Peter D’Adamo spent years testing foods against the four different blood types, A, B, AB and O. His theory is that the different blood types originated in different regions and ages, and therefore the foods that were eaten at the time in each region/age by peoples of a particular blood type are what is suitable for those who have that blood type now.

For example, he maintains that O blood type is the original type and originated in Africa. This means that the people were hunters and gatherers, so their diet would have consisted of meat, fish, eggs, fruits, green leaves and roots. This would equate to how people ate in the Palaeolithic era.

Here is a video of what life might have been like for the original O blood type people:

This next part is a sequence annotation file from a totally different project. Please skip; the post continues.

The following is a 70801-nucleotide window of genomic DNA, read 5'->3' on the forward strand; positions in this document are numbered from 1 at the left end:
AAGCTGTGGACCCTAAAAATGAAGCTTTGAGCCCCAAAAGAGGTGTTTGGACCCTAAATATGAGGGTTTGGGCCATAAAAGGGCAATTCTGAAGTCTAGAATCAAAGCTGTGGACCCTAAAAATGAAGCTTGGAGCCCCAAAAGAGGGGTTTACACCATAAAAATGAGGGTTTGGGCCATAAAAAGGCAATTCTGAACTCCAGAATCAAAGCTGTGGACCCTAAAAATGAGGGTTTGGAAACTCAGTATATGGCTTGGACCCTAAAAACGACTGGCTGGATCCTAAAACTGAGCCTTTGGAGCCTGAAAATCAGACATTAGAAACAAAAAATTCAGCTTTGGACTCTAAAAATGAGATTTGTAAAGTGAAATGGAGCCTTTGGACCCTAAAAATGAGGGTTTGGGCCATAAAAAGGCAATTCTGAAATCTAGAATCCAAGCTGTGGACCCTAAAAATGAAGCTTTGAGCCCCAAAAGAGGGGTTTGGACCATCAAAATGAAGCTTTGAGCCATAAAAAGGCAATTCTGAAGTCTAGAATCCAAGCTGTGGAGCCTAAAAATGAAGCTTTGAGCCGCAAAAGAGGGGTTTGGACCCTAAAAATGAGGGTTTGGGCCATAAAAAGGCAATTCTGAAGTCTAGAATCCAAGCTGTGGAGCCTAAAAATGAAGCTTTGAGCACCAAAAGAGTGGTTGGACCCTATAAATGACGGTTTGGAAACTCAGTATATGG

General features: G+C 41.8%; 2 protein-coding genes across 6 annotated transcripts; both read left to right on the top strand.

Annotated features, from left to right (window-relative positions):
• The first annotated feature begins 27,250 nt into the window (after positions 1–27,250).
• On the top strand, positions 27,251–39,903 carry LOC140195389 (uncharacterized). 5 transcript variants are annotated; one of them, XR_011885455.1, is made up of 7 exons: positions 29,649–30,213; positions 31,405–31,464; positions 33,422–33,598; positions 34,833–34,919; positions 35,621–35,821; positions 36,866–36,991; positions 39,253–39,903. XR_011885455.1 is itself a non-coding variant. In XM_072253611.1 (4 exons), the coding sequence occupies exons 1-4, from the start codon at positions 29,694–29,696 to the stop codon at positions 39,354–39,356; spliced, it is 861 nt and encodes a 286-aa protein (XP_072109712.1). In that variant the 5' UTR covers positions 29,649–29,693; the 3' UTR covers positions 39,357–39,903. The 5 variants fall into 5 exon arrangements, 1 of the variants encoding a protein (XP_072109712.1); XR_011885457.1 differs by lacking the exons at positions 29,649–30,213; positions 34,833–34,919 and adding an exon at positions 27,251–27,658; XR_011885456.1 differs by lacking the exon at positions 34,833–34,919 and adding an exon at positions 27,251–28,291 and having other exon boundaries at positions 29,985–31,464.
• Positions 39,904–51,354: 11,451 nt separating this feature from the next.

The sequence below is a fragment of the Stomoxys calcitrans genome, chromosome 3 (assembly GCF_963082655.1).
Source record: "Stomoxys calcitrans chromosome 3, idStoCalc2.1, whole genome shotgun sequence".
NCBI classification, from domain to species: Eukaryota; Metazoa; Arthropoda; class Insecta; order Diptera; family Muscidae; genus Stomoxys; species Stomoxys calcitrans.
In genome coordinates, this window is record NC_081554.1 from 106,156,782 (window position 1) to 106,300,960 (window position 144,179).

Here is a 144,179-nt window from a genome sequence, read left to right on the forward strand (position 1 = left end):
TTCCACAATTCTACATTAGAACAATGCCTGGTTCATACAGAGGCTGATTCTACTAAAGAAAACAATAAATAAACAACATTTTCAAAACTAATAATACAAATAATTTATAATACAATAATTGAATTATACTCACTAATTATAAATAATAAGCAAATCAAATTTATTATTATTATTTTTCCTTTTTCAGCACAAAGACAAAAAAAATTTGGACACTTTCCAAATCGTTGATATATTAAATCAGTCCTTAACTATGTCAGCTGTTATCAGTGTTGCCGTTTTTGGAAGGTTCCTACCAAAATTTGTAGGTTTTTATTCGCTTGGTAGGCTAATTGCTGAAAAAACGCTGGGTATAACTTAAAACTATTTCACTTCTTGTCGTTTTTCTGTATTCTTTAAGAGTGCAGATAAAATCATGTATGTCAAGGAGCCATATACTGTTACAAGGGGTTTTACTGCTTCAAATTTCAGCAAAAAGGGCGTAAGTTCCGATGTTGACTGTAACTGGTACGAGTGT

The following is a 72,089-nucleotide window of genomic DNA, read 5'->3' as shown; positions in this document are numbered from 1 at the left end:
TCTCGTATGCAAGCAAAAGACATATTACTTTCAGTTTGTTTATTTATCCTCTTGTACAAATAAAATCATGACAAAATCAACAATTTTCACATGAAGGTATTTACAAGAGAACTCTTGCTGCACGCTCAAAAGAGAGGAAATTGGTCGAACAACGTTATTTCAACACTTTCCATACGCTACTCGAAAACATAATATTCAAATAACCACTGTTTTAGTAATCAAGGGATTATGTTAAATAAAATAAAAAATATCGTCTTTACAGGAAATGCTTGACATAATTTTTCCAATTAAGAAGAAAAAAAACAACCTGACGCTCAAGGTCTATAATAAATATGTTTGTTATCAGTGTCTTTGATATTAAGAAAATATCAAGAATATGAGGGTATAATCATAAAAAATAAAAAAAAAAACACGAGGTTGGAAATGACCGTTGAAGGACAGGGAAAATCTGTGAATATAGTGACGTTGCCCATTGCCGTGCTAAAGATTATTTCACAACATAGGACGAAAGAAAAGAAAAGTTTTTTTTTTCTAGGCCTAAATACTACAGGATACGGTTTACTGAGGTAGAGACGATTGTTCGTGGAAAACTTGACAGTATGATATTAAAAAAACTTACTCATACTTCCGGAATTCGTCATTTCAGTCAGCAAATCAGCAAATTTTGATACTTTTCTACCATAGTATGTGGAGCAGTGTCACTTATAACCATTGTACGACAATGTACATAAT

Blood type A people were those who settled and grew crops of grain and vegetables, and kept fruit trees and some domesticated animals. This was the Neolithic age. This video shows what this life might have been like:

B blood type people were nomads, travelling the deserts with their camels, sheep and goats that they used for meat and milk, and foraging for vegetables and fruits. This appears to have been the transitional stage between the paleolithic and neolithic eras, where animals were domesticated, but people didn’t settle anywhere long enough to support an agricultural lifestyle. This video shows how nomads live today:

Blood type AB seems to be a cross between A and B, making these people struggle to find foods that they can digest.